No War Should Be Called “Good”

Nuclear aftermath in Japan

By David Swanson, July 27, 2019

From Kitsapsun

The nuclear bombs that were dropped on Hiroshima and Nagasaki 74 years ago this August 6th and 9th did not save lives. They took lives, possibly 200,000 of them.

The United States Strategic Bombing Survey concluded that, “… certainly prior to 31 December, 1945, and in all probability prior to 1 November, 1945, Japan would have surrendered even if the atomic bombs had not been dropped, even if Russia had not entered the war, and even if no invasion had been planned or contemplated.”

One dissenter who had expressed this same view to the Secretary of War prior to the bombings was General Dwight Eisenhower. Weeks before the first bomb was dropped, on July 13, 1945, Japan had sent a telegram to the Soviet Union expressing its desire to surrender and end the war. The United States had broken Japan’s codes and read the telegram. President Harry Truman referred in his diary to “the telegram from Jap Emperor asking for peace.”

That there was no good reason to drop nuclear bombs is only one of many uncomfortable facts about the traumatic series of events many refer to as the Good War.

Some major U.S. corporations traded with and profited from Nazi Germany right through World War II.

The Nazis, in their insanity, for years wanted to expel the Jews, not kill them — another insanity that came later. The U.S. government organized big conferences of the world’s nations that publicly agreed, for explicitly and shamelessly anti-Semitic reasons, not to accept the Jews. Peace activists pleaded with the U.S. and British governments right through the course of the war to negotiate the removal of Jews and other targets from Germany to save their lives and were told it just wasn’t a priority.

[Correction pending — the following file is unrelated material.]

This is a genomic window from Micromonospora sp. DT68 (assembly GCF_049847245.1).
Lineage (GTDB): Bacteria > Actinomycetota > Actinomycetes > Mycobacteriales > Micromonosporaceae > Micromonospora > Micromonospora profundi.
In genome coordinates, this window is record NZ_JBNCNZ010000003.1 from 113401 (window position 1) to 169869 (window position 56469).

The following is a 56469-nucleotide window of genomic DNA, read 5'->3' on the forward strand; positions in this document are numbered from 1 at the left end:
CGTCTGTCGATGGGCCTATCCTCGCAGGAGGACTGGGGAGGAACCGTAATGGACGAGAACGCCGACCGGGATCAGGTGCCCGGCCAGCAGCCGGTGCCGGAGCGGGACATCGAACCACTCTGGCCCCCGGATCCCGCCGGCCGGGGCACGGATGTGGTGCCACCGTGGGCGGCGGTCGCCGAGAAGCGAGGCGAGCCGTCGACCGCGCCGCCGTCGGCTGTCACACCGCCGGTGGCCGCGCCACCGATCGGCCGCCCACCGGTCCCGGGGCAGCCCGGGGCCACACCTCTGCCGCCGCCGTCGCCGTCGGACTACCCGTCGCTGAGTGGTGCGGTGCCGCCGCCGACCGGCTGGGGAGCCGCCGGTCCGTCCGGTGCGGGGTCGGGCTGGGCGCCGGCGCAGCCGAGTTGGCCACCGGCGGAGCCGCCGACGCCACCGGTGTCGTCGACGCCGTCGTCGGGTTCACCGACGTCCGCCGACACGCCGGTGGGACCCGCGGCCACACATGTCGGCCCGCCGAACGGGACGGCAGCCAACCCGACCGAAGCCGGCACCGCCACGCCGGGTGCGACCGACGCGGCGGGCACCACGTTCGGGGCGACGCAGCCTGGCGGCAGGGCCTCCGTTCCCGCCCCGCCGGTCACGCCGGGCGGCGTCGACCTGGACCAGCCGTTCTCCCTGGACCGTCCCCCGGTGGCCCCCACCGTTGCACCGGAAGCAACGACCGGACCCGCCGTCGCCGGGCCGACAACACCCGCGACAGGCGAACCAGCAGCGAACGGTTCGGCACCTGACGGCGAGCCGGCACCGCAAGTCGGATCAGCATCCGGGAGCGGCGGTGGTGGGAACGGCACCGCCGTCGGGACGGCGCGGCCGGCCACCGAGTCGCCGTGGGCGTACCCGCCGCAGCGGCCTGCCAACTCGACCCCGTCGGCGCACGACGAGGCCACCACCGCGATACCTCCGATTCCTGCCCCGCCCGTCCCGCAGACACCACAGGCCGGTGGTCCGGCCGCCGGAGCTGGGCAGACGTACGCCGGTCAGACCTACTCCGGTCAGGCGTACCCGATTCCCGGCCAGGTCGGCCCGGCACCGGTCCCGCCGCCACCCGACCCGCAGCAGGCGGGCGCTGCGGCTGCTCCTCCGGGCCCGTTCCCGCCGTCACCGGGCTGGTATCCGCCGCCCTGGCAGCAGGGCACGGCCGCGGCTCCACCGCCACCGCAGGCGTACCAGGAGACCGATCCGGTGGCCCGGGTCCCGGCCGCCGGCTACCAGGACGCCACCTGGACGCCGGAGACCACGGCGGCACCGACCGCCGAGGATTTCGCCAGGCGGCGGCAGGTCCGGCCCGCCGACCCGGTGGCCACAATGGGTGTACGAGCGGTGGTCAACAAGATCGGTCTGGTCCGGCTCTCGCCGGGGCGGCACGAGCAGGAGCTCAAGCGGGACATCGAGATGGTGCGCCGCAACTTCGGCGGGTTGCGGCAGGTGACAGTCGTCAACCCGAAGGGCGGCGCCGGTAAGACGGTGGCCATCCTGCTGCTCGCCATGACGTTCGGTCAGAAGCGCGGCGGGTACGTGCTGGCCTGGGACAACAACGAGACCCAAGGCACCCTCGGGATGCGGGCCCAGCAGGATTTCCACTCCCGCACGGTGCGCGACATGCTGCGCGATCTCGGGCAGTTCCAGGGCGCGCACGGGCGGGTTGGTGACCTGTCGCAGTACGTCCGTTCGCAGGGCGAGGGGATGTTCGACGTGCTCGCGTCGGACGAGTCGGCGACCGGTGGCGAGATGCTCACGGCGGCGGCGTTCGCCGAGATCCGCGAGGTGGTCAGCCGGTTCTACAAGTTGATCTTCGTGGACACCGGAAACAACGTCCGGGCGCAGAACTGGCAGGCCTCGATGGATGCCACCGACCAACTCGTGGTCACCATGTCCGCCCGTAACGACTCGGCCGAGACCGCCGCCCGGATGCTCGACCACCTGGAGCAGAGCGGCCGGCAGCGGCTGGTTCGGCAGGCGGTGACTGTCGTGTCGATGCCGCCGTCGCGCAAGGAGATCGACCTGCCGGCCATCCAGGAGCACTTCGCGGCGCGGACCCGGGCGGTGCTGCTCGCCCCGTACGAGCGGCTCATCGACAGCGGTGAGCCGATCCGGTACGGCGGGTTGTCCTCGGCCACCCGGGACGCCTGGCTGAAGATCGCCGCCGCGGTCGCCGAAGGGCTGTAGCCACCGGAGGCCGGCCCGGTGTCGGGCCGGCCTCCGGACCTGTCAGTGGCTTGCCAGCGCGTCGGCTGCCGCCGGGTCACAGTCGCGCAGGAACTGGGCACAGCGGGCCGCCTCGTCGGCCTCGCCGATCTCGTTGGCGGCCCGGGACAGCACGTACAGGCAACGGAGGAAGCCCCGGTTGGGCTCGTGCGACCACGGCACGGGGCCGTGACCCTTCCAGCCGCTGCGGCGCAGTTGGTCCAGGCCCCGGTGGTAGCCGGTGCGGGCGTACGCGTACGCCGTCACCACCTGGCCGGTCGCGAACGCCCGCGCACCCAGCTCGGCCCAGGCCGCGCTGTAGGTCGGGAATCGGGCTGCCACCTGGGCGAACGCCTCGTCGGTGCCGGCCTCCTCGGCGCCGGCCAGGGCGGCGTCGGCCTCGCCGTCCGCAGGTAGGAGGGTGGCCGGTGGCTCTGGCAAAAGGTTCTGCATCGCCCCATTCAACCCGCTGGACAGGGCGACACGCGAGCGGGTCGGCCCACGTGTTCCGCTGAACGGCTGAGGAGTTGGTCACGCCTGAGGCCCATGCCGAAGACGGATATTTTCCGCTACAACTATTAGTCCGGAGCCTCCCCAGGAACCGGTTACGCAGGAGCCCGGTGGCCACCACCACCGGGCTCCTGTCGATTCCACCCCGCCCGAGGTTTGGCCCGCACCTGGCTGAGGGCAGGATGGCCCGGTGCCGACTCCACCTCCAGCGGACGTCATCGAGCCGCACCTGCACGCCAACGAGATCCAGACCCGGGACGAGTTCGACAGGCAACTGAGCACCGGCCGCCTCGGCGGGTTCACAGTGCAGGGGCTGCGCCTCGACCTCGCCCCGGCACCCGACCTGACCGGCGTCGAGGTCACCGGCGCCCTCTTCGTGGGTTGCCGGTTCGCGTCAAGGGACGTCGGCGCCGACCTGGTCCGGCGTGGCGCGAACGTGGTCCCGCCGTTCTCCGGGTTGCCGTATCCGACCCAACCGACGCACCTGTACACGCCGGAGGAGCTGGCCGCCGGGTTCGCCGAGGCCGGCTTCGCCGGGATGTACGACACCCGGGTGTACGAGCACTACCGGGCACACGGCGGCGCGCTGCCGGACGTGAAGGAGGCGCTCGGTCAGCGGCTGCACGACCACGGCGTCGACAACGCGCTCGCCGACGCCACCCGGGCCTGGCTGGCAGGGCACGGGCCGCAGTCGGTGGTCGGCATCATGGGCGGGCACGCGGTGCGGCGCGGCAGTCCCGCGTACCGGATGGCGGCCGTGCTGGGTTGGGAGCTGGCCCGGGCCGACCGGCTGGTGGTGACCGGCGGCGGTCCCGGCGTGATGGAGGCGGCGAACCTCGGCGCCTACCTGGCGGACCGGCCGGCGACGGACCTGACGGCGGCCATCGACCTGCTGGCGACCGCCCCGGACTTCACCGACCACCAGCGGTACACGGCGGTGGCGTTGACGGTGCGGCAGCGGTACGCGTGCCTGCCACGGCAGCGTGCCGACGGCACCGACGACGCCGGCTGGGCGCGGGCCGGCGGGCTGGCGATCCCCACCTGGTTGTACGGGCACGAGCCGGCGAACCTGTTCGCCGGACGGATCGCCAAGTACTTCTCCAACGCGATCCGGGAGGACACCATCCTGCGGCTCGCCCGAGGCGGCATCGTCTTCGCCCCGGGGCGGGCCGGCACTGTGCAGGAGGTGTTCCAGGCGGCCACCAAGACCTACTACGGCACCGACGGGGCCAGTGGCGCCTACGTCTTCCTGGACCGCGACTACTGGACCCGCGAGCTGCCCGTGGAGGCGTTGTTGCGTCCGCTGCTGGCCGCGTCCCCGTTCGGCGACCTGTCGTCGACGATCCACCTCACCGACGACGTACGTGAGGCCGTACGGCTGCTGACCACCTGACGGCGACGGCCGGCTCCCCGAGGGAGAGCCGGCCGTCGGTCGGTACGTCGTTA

Within hours of the end of the war in Europe, Winston Churchill and various U.S. generals were proposing a war on Russia using German troops, and the Cold War was begun using Nazi scientists.

Peace activists had been protesting the build up to a war with Japan since the 1930s. President Franklin Roosevelt had promised Prime Minister Winston Churchill to try to provoke Japan as a means of getting the United States into the war in Europe. Prior to Pearl Harbor, Roosevelt built up bases in the U.S. and multiple oceans, traded weapons to the Brits for bases, started the draft, created a list of every Japanese American person in the country, provided planes, trainers, and pilots to China, imposed harsh sanctions on Japan, and advised the U.S. military that a war with Japan was beginning.

The reason we call all of that the Good War is the general agreement on how bad so many wars have been since, and the incredible resources we are asked to dump every year into waging and preparing for wars.

What if we were to begin questioning the idea that a war can be good? We don’t speak of just rape or humanitarian child abuse. Must we go on forever supposing that war can be properly conducted?

What if we don’t begin questioning war and continue producing and deploying nuclear weapons, hoping that our luck holds out and that the things are never intentionally or accidentally launched?


David Swanson, executive director of World BEYOND War, will be speaking at the Ground Zero Center in Poulsbo on August 4 and the From Hiroshima to Hope event in Seattle on August 6.

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